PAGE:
One coming type of headache that affects many people is a migraine. If you have frequent and persistent headaches accompanied by other symptoms, you may be suffering from migraines. Symptoms of migraine include:

  • Headache on one or both sides of the head
  • Headache that worsens with physical activity
  • Pain that is throbbing or pulsing
  • Nausea and vomiting
  • Light sensitivity
  • Sensitivity to sounds
  • Sensitivity to smells

According to the American Migraine Foundation, migraine impacts over 37 million people in the United States and 144 million worldwide. If you have symptoms of migraine that your primary care provider is unable to treat, you should see a neurologist.

4. Blackouts

You can think of a blackout as a momentary glitch in the nervous system. During a blackout, the individual is unaware of what is happening and goes into a trance-like state. Sometimes a person will thrash around as if having a seizure during a blackout. Other times they will be motionless and unresponsive. If you experience blackouts frequently, then you should seek attention from a neurologist.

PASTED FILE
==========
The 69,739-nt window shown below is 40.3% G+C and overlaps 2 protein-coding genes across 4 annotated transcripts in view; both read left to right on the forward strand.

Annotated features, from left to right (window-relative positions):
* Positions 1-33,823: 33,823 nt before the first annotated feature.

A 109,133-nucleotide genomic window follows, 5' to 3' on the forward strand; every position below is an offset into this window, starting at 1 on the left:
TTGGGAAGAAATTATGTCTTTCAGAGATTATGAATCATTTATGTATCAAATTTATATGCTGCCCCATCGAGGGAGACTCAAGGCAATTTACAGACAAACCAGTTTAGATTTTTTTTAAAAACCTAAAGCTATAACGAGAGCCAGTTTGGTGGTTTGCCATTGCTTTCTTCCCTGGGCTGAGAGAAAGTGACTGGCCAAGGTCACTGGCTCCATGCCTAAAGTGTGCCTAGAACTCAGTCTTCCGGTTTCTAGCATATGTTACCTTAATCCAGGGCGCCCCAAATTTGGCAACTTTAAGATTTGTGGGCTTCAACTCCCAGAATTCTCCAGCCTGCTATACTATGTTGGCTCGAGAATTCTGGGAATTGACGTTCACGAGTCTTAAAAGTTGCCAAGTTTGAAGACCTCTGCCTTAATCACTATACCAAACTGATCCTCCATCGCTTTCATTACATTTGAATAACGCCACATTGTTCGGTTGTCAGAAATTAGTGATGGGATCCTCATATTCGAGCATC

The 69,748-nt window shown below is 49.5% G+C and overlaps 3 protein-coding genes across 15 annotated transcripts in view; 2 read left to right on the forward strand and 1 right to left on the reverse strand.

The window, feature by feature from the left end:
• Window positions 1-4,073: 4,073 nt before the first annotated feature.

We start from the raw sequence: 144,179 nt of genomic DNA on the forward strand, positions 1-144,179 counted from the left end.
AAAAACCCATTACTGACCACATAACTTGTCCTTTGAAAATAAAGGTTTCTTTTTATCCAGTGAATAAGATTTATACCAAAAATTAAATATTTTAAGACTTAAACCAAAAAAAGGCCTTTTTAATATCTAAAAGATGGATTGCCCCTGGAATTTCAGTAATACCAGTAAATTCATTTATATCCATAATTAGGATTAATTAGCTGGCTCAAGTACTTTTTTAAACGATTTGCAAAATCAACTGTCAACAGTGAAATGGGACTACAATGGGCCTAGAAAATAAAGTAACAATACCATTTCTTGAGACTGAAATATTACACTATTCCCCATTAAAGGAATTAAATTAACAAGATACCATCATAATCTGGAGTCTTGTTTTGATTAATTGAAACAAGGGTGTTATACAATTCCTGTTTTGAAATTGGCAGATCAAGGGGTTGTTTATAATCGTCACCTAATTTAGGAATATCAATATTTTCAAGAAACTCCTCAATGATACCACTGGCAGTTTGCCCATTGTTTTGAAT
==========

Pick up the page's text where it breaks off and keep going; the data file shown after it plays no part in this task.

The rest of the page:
5. Seizures

If you have a seizure but have not been diagnosed with a seizure disorder like epilepsy, you need to see a neurologist. While many types of epilepsy are present during infancy and childhood, there is such a thing as adult-onset epilepsy. A seizure can also be a symptom of another condition such as meningitis or a brain tumor.

6. Dizziness

Dizziness, or vertigo, is the sensation that the world is spinning around you. Or it may seem like you are spinning around while the world is standing still. Vertigo can be life-altering because it prevents you from carrying out daily tasks like going to work and caring for your family. While vertigo may resolve itself after a while, you should still see a neurologist to have the underlying condition diagnosed. Many of the causes are not life-threatening, but they share symptoms with more serious conditions like stroke. Some conditions that are linked to vertigo and dizziness include

  • Benign paroxysmal positional vertigo (BPPV)
  • Meniere’s disease 
  • Vestibular neuritis/labyrinthitis
  • Vestibular migraine

7. Neuropathy 

Peripheral neuropathy, usually just called neuropathy, is the name given to a group of conditions that affect the body’s peripheral nerves. The peripheral nervous system connects the central nervous system, made up of the brain and spinal cord, to the rest of the body. Neuropathy can take many forms, including:

  • Chronic pain
  • Difficulty balancing
  • Poor coordination
  • Burning sensations
  • Numbness, weakness, or tingling in the affected body part
  • Paralysis 

There is a long list of conditions that can cause neuropathy, ranging from autoimmune disease to vitamin deficiencies. One type of neuropathy many people have heard of is diabetic neuropathy, due to how common diabetes is in the US.